Throughout American history, gun control laws have been used as a tool of white supremacy and a means of controlling communities of color. “Black Codes” were established by lawmakers in southern states following the Civil War. These laws aimed to prohibit the ownership of guns to newly-emancipated slaves. As a result, people were unable to defend against the violence of the Confederate sympathizers.
The Mulford Act in California was passed only after the Black Panthers began armed patrols of their own neighborhoods. A concealed carry license was denied to Dr. Martin Luther King Jr. despite a constant barrage of death threats. The FBI investigated Deacons of Defense and Justice, an organization founded by black religious leaders to protect their communities from the KKK’s terrorism during Jim Crow. We have ample reason to believe that any attempt to limit the access of guns to working people would disproportionately affect communities of color.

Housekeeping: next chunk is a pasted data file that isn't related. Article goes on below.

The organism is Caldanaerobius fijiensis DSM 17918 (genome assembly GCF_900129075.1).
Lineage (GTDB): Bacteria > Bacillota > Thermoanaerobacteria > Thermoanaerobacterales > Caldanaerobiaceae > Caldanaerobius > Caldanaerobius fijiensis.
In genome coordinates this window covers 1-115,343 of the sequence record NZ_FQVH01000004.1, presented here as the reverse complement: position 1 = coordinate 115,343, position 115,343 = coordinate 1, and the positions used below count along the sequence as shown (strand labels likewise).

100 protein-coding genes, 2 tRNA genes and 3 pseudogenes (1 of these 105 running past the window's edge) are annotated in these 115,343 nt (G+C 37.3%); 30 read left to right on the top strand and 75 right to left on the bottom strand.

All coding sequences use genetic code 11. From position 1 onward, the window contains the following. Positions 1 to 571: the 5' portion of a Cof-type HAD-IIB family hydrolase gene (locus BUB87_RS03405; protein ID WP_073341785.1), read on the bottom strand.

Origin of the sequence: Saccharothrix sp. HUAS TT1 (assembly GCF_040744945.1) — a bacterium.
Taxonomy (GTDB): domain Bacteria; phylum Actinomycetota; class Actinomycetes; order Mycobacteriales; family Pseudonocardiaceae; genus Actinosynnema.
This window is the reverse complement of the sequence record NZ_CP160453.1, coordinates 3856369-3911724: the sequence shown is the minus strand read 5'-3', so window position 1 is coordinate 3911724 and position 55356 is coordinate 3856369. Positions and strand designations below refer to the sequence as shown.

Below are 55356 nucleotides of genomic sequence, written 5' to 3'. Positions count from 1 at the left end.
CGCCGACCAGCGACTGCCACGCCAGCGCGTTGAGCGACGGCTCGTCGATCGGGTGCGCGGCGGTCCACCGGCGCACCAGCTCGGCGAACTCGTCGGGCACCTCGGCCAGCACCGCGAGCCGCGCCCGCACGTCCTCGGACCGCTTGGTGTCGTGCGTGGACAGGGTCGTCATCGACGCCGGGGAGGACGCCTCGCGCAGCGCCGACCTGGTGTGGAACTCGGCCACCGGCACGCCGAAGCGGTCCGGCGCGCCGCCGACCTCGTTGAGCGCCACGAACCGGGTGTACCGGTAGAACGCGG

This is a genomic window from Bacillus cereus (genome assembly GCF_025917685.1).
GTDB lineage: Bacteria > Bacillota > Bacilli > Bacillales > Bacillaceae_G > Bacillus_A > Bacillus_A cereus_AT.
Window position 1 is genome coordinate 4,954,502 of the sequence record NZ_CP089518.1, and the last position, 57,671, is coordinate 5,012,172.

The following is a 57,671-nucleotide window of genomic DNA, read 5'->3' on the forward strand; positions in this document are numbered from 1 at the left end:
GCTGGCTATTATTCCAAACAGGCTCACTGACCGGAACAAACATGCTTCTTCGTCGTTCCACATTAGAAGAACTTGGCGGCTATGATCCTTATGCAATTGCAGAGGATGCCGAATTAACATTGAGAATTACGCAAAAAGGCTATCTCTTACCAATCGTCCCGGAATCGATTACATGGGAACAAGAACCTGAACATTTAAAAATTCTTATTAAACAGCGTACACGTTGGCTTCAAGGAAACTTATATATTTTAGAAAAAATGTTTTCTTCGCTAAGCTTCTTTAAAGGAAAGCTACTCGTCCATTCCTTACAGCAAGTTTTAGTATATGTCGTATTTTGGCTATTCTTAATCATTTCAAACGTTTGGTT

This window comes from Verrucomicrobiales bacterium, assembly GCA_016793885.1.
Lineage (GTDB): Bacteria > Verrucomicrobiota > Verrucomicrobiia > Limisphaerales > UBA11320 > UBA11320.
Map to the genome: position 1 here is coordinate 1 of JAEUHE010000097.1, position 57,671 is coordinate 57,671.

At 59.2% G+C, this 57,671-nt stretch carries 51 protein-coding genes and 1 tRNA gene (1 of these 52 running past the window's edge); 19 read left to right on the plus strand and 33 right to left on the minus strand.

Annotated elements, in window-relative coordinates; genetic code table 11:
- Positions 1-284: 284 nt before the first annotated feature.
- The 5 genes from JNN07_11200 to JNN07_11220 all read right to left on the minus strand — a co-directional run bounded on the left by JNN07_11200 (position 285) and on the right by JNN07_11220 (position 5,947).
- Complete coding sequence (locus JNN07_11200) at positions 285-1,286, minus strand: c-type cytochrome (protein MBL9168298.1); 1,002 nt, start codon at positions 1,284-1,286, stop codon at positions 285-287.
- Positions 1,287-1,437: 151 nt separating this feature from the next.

We oppose any attempt to hurt the people that share our neighborhoods, workplaces, and houses of worship.
We Stand for Community Defense
The concept of community is central to our goals and intentions, because it separates us from those who work only in defense of their immediate family, property, and possessions. We find that many movements upholding the concept of liberty do so only in an individualist mindset, which undermines the idea that liberty is something that all people are entitled to.
We are convinced that the concept of liberty cannot truly exist on an individual level alone, and that any class, race, or state construct that enlaves and oppresses anyone among us is a threat to the liberty of all of us.
With that in mind, we use the term “community” intentionally to describe those who share the same conditions with us; our neighbors, our family members, the people working alongside us. Neighborhoods with working families tend to be the most culturally diverse, as well as precarious. Most of us are only one bad emergency away from a disaster. In those situations, the people we turn to for support often have as little as us but understand better than anyone how tenuous and important our support network is.
That is our community.